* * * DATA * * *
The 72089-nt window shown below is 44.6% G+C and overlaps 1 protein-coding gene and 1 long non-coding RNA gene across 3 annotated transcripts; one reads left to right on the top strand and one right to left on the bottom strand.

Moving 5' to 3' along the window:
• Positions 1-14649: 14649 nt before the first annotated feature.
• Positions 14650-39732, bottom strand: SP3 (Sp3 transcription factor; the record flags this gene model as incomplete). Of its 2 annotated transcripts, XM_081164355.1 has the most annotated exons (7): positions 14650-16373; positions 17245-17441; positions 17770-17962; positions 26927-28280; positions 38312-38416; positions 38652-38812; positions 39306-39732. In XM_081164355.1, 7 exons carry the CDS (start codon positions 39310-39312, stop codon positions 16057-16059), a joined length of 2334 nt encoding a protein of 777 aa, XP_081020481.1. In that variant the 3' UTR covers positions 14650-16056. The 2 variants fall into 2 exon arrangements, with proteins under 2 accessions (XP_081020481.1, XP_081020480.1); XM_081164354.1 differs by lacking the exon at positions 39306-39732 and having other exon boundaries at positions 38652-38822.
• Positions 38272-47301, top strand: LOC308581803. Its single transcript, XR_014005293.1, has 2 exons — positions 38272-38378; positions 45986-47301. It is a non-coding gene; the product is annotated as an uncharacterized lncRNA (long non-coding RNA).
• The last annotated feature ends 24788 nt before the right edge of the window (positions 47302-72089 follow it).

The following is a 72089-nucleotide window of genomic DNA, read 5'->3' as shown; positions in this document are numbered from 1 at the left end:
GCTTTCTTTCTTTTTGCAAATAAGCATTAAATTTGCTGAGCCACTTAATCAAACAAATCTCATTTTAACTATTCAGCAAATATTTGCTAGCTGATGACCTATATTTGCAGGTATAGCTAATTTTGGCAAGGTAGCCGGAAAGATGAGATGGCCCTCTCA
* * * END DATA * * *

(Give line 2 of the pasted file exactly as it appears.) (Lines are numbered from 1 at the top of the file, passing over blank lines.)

Moving 5' to 3' along the window: